Against Game Five in 2022, NFL did a lot better than it did against Game 7 in 1986

Getty Images

On Sunday night, the Titans and Chiefs on NBC will possibly square off against Game Seven of the World Series, three nights after Game Five between the Astros and Phillies thumped Eagles-Texans in the ratings.

If there’s a battle looming between the final game of the Fall Classic and a run-of-the-mill matchup for America’s new pastime, the relative viewership won’t be anything like it was back in 1986.

That year, a rain delay the night after Boston first baseman Bill Buckner saw a ball slip under his own two pushed Game Seven between the Red Sox and Mets to Monday at Shea Stadium. That same night, the Giants hosted Washington at the Meadowlands.

Both games were played on broadcast TV, with NBC televising baseball and ABC broadcasting the NFL game. Via the New York Timesit was a TKO for NBC.

Baseball drew a rating of 38.9, with 34 million homes tuning in. Football got only 8.8, an all-time low Monday Night Football rating, at the time.

It was even worse in New York, where the local rating for the Mets was 55.6. For football, it was 8.9.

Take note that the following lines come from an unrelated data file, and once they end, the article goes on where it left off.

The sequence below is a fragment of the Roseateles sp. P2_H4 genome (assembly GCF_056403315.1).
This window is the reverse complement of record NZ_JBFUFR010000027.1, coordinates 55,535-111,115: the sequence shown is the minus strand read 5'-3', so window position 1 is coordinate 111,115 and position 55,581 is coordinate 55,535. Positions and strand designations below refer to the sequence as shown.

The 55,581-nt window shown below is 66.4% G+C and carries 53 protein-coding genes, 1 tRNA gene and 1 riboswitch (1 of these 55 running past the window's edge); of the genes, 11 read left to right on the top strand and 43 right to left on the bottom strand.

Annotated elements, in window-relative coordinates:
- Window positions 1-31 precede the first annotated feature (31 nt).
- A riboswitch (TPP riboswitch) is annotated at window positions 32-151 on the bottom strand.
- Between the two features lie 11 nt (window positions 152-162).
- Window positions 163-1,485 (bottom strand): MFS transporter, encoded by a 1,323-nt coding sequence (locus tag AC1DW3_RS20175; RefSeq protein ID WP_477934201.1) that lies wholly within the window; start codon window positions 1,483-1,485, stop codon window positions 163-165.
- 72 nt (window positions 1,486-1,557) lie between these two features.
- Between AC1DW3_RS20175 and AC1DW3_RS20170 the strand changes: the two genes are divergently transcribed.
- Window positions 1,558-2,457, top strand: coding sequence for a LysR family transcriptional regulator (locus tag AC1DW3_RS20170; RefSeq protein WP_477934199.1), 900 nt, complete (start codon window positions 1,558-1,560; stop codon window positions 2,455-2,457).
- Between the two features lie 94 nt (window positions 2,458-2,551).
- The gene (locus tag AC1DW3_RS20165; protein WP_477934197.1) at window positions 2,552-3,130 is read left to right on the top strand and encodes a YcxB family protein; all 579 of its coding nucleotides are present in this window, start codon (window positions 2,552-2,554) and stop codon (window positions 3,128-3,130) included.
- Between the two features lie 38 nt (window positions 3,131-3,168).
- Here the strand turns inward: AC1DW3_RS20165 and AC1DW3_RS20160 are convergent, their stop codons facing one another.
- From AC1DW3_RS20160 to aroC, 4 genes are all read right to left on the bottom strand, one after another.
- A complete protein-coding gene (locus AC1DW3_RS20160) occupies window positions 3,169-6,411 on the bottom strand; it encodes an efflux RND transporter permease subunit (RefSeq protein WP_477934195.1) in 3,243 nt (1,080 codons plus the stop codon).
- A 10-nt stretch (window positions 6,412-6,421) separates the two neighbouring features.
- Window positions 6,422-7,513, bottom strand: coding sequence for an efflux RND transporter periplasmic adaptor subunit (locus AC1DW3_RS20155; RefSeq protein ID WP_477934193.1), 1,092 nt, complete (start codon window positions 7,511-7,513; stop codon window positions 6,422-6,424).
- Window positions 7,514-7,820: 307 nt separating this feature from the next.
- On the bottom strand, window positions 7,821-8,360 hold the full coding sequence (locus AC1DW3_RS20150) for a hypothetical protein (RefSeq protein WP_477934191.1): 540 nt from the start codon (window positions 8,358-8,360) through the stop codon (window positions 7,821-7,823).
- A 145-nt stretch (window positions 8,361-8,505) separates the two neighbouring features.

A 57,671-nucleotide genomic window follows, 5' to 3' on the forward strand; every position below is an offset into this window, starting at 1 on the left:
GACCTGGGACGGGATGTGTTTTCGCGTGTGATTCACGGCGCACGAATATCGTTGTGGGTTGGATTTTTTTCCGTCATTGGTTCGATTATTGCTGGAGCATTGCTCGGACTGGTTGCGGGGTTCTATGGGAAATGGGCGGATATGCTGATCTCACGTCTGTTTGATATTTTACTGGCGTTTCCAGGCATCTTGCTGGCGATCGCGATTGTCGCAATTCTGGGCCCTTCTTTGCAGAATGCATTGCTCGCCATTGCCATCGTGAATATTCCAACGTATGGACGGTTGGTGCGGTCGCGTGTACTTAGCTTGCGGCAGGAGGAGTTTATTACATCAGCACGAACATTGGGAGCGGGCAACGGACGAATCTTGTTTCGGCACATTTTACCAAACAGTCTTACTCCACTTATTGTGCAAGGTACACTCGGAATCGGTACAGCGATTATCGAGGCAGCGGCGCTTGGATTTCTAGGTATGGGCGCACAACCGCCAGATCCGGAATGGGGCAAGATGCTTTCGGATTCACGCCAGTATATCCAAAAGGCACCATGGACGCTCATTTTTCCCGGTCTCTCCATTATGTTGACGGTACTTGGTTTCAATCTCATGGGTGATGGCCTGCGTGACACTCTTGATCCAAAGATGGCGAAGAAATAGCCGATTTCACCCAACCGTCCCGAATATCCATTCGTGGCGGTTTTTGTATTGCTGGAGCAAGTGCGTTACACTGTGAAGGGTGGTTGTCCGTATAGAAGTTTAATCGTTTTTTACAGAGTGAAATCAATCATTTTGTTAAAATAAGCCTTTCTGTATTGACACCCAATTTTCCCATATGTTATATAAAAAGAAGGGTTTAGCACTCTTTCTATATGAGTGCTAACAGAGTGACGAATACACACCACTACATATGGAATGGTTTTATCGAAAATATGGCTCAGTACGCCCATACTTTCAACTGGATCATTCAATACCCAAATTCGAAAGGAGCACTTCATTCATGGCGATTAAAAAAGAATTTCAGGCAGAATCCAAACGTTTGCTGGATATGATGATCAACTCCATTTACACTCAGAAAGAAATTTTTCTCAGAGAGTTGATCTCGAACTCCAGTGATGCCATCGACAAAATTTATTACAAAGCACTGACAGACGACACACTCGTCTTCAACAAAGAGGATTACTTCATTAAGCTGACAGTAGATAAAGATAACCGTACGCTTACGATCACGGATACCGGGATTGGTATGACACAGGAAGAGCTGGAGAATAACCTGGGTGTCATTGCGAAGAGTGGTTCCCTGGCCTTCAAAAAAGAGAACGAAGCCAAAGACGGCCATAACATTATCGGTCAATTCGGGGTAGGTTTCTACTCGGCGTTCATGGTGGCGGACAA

Hell, even people in the stadium for the Giants game weren’t paying close attention. As noted by Al Michaels, who called the NFL game with Frank Gifford, Giants quarterback Phil Simms had to urge the crowd to be quiet as the Mets were on the verge of winning Game Seven.

Another Game Seven vs. any-old-NFL showdown surely won’t create anything that lopsided, especially with both games available on three-letter networks. The fact that Fox got only 12.758 million for Game Five while Amazon generated 7.855 million for Eagles-Texans on Thursday night shows that Titans-Chiefs would actually have a chance to outdraw Game Seven between the Phillies and Astros, if a Game Seven becomes necessary based on the outcome of Game Six on Saturday night.

Memo to both first basemen playing tonight. Get your gloves down.

Leave a Comment